"He embodies all that I loathe, and when I'm around him the hair on the back of my neck stands up."
"I can't take my eyes off her and I want to leave."
"I'm flabbergasted, confused, and aghast that anyone could spend more than two minutes with him. Can't they see how despicable/insincere/evil/duplicitous/smelly he and/or she is?!"
Thus spoke a shady character you might--if you're paying attention--be very familiar with. If you don't know it by name, you certainly have felt its presence, and have even seen its work. It is the shadow self; the part of us that is covered with buttons, all waiting to be pushed. They get pushed when the shadow recognizes its own, unacceptable characteristics manifested by others but denied by old, learned limitations. These limitations are imposed by our family of origin, our close contacts, and society at large. These influencing factors are why no two shadows are alike, and the reason we are called to dig deep to learn its secrets.
Are we really composed of different parts--some conscious, some unconscious? Are these archetypes we've heard and read about and seen represented in every story that's ever been told really real? And does the filtering of all human experience through these psychological lenses explain some of our mysterious beliefs, attitudes, values, and behaviors? And if any of this is true, how do we navigate and make sense of these theoretical aspects of the Self? Is this really the best way to try and understand our complex personalities? And if we never understand what it means to be us, can we still seek that holy grail of Jungian psychology: Individuation (the lifelong process of trying to integrate our conscious and unconscious parts into a genuine whole)?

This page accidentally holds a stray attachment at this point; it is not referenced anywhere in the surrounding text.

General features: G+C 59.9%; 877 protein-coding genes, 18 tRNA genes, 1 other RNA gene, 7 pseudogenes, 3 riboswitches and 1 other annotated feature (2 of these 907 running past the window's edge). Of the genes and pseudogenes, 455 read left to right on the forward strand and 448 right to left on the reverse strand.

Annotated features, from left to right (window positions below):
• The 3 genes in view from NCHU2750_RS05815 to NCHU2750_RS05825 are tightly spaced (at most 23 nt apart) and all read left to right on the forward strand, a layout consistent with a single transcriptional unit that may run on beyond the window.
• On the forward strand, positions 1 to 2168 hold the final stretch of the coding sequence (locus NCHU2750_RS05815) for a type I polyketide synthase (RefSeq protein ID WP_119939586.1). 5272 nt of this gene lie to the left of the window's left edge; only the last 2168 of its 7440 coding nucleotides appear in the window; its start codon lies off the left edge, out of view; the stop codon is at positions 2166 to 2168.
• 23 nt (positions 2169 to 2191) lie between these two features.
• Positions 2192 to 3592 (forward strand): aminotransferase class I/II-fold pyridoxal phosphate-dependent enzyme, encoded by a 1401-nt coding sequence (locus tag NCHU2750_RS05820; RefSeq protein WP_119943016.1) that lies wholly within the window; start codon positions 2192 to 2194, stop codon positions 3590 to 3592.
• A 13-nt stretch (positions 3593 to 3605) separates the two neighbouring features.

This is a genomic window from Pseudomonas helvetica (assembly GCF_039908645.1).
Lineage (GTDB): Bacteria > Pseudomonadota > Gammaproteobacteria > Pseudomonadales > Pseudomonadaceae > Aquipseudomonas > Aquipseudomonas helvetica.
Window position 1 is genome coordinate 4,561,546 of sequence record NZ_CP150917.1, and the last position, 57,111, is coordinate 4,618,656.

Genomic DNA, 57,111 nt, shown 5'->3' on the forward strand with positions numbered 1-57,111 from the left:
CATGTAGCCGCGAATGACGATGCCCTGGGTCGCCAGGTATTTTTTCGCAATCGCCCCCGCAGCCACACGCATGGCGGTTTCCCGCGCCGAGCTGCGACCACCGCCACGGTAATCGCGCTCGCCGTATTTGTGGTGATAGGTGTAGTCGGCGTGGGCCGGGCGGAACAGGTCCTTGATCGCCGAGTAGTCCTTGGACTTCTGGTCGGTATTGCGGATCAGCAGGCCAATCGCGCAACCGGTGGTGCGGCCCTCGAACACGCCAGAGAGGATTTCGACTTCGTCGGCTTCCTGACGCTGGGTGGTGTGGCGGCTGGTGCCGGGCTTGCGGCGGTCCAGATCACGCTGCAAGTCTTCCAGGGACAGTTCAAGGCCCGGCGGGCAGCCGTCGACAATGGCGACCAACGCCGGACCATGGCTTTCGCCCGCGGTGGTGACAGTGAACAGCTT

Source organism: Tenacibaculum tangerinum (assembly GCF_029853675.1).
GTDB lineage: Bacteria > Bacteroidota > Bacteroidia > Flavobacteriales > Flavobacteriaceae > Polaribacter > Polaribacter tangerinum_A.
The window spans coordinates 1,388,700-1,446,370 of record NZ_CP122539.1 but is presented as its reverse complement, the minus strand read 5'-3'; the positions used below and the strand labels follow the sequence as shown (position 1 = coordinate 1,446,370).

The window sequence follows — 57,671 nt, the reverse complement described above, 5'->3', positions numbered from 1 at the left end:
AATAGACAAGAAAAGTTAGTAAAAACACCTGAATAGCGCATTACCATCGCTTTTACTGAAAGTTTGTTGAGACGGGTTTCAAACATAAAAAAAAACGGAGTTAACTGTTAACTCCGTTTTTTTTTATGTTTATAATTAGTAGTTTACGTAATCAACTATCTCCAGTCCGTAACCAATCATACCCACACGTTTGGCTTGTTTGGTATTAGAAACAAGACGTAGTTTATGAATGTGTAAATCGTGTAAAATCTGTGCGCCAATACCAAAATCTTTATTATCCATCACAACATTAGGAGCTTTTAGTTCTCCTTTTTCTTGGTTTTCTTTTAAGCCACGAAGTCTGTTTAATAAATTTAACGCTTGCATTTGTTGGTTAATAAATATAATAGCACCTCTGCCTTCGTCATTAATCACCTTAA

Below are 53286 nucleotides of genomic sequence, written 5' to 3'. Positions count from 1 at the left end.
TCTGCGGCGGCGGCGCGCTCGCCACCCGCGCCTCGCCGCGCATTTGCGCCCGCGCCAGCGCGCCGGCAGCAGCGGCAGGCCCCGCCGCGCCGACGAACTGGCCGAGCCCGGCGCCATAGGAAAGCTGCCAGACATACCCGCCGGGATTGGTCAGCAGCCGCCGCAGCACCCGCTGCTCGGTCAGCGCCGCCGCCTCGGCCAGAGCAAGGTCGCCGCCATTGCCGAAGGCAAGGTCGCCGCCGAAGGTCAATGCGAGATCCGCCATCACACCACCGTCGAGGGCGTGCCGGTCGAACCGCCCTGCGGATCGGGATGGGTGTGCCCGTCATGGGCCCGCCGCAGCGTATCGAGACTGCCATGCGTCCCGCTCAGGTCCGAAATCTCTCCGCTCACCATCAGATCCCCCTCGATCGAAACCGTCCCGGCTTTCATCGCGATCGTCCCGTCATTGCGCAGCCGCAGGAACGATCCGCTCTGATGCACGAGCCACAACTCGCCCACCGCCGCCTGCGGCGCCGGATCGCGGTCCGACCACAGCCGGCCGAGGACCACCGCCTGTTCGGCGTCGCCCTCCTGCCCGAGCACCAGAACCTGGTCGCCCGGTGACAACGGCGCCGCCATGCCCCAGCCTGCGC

The Shadow and Its Importance for Individuation in "Black Swan"
Would you like to learn a simple way to do a little light side/dark side integration right now? At the end of this piece is concise, beautifully written essay which explains in very basic terms what it means to befriend your shadow and how to start doing it. It's from a book called Shadow Dance: Liberating the Power and Creativity of Your Dark Side and is presented by David Richo, a gifted therapist, lecturer, and author who makes the incomprehensible very clear. Before you check out his short article, why not enjoy a few quotes by the eminent analyst who came up with this mystifying idea of peering into the unknown recesses of who we are and calling it Shadow Work: